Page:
Amarna fish-shaped palettes
Some of these could either be faience fish bowls or inlays. However, the shape of some makes clear that they are bowls. Marsh inlays were found in the Central City at Amarna (Kemp and Stevens 2010, 277-2780 and plate 19.8). Several fish faience fragments are known from Amarna (Pendlebury 1951, 31, 49.66) which Petrie (1894, 12, 28) identified as tableware fragments. The shape of these shows they are not the round bowls with marsh designs but rather shallow, fish-shaped bowls. Shallow, open fish-shaped dishes were known as early as the Middle Kingdom. It has also been suggested that fish bowls served as ointment dishes (Friedman 1998, 223). Certainly fish-shaped cosmetic palettes in other materials were popular in the New Kingdom.
W230d. This looks like the rim sherd of a faience fish bowl. 35mm long. Purchased by Wellcome at auction in 1924. A similar fish piece, identified as a plaque fragment, is illustrated in Friedman (1998, 223).
W1268. Coloured painted faience piece with fish scales. 50mm long. The reverse is slightly concave. Marked ‘356 C’ or ‘E’. Probably from Amarna. A piece identified as a fish bowl and with this number was found in the 1935 excavations at Amarna in the state apartments of the Great Palace . See Pendlebury (1951, 74) and the Cambridge Amarna web page database.
W1269. Part of a coloured faience fish bowl marked ‘356a’. 60mm wide. Probably from Amarna. The shape of this piece suggests that it is part of a shallow bowl, as does the fact that the decoration is on both sides. A fish bowl of this number was found in the 1935 excavations at Amarna of the state apartments of the Great Palace (see Pendlebury 1951, p 74 and the Amarna web page database). Donated by the British Museum .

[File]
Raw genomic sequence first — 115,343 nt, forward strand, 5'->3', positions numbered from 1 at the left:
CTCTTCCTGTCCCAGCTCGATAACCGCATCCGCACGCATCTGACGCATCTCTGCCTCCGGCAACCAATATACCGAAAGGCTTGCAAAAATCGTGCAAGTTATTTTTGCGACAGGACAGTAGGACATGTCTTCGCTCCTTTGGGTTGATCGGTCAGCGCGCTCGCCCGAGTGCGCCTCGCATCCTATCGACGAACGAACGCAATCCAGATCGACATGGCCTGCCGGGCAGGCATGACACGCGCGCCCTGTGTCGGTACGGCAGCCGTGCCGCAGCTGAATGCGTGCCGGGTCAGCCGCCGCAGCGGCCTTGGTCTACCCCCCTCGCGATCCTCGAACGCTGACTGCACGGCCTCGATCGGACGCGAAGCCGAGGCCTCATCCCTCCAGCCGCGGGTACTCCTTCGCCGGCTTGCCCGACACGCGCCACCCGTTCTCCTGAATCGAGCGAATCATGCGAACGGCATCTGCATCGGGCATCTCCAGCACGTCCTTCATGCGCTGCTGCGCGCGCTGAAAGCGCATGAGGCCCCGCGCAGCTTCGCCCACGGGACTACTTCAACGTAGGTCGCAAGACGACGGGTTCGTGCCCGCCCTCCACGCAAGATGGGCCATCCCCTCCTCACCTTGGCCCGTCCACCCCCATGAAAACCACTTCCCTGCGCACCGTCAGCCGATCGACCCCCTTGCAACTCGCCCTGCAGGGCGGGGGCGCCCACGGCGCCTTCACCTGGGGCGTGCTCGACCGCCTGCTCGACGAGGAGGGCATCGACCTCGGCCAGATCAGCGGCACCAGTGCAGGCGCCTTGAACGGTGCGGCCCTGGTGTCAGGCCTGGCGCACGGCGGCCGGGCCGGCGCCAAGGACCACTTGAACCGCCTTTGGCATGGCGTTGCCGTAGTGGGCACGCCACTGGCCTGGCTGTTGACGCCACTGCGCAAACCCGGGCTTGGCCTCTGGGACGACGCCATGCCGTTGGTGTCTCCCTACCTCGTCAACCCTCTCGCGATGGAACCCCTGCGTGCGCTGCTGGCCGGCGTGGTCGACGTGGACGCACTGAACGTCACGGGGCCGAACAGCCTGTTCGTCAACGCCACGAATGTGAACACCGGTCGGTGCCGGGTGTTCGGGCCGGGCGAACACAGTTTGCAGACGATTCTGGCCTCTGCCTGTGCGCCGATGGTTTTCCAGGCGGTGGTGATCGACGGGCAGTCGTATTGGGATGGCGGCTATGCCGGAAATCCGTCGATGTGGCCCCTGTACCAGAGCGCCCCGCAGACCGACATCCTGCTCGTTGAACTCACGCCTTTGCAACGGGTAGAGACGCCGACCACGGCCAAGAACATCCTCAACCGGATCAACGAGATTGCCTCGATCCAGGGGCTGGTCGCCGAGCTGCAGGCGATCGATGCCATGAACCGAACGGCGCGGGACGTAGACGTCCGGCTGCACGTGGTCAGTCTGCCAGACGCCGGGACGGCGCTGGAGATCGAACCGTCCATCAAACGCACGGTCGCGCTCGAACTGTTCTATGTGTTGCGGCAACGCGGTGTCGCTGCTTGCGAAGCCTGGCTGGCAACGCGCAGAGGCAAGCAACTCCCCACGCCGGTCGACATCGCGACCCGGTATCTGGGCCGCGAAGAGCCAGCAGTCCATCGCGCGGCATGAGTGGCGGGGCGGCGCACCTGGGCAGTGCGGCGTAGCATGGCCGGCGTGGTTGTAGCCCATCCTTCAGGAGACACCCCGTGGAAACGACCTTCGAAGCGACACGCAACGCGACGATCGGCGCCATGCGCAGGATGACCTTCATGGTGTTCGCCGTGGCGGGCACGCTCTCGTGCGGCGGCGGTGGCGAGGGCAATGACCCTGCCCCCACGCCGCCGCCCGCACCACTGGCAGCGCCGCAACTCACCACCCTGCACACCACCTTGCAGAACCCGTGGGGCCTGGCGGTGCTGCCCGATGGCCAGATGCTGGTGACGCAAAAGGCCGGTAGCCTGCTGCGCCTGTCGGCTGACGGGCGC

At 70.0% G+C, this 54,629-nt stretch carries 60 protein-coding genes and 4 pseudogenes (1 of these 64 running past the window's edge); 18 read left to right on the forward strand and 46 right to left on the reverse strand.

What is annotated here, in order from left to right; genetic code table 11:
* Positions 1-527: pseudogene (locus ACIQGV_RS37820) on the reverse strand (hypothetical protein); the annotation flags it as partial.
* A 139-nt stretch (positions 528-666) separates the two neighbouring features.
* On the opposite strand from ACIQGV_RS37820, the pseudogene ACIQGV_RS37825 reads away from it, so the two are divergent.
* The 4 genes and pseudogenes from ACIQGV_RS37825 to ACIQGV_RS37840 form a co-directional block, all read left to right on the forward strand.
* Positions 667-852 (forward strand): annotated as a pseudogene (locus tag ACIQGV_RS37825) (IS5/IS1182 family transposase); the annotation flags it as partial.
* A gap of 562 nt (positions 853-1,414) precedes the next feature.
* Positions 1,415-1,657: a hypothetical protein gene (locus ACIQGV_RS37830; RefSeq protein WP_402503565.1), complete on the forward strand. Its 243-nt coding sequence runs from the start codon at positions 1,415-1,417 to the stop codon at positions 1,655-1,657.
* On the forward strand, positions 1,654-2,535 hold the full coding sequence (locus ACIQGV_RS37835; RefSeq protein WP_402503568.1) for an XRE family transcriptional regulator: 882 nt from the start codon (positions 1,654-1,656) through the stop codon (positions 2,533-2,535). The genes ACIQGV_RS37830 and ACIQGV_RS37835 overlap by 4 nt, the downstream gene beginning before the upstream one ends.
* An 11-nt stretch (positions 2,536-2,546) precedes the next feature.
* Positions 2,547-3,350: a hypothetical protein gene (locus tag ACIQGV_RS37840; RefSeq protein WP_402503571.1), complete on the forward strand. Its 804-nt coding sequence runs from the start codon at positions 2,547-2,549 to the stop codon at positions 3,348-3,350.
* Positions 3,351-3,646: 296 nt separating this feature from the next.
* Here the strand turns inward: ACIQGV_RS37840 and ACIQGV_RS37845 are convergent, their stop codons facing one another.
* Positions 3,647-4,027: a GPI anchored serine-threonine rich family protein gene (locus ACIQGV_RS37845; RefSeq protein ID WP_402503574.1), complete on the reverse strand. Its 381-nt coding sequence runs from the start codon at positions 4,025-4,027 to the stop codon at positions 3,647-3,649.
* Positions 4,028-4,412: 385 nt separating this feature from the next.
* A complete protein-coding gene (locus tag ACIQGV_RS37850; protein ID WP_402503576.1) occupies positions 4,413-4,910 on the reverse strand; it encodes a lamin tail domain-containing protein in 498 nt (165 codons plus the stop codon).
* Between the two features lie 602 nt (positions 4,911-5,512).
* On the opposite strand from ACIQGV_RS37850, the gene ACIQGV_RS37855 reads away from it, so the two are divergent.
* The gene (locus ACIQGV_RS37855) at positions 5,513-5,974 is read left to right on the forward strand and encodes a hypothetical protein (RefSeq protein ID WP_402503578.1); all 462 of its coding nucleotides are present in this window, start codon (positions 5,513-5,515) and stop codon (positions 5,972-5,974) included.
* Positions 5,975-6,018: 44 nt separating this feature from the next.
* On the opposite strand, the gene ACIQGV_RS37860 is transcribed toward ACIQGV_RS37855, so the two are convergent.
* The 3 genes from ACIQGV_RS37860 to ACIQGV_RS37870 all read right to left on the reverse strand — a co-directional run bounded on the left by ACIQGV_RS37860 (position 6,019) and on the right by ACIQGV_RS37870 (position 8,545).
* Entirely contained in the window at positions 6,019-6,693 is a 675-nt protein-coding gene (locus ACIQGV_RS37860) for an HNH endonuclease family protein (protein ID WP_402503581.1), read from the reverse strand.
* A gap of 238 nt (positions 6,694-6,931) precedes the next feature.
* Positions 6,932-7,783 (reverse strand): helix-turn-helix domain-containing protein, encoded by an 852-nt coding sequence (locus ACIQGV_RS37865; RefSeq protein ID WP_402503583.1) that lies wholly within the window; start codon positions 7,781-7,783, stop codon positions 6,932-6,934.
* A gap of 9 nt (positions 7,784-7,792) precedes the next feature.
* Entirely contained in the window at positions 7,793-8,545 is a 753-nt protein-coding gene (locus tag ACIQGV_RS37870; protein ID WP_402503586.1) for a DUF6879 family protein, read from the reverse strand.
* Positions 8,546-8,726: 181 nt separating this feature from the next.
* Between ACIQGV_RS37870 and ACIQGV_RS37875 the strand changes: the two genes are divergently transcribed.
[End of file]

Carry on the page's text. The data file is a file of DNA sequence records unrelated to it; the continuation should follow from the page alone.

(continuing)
W1270. Painted fragment of a faience fish bowl or inlay from Amarna. 4cm long. Marked ‘217’ (the find number). Scales are painted on faience. The reverse is slightly concave. Excavated by the Egypt Exploration Society. The 1932 excavations of magazines by the royal estate unearthed a piece of faience with fish scales, presumably this object, numbered 32/217 (according to the Amarna web site hosted by Cambridge). See Pendlebury 1951, p. 111, house Q41.11.
Friedman, F.D. ed. 1998. Gifts of the Nile . Ancient Egyptian Faience. London : Thames and Hudson .
Kemp, B. and Stevens, A. 2010. Busy Lives at Amarna: Excavations in the Main City
Pendlebury, J.D.S. 1951 The City of Akhenaten Part III The Central City and Official Quarters, Volume I. London : Egypt Exploration Society.
Petrie, W.M.F. 1894. Tell El Amarna. Warminster: Aris and Phillips.